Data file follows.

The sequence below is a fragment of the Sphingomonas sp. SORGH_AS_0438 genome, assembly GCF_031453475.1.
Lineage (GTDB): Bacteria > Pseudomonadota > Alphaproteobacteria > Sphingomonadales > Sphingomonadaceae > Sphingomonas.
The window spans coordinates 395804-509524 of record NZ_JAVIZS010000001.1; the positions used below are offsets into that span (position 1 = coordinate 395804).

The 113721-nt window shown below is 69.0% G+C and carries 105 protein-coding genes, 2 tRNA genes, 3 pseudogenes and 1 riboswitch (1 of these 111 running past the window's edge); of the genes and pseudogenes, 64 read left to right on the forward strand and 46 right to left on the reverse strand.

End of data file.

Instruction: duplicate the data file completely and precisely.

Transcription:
The sequence below is a fragment of the Sphingomonas sp. SORGH_AS_0438 genome, assembly GCF_031453475.1.
Lineage (GTDB): Bacteria > Pseudomonadota > Alphaproteobacteria > Sphingomonadales > Sphingomonadaceae > Sphingomonas.
The window spans coordinates 395804-509524 of record NZ_JAVIZS010000001.1; the positions used below are offsets into that span (position 1 = coordinate 395804).

The 113721-nt window shown below is 69.0% G+C and carries 105 protein-coding genes, 2 tRNA genes, 3 pseudogenes and 1 riboswitch (1 of these 111 running past the window's edge); of the genes and pseudogenes, 64 read left to right on the forward strand and 46 right to left on the reverse strand.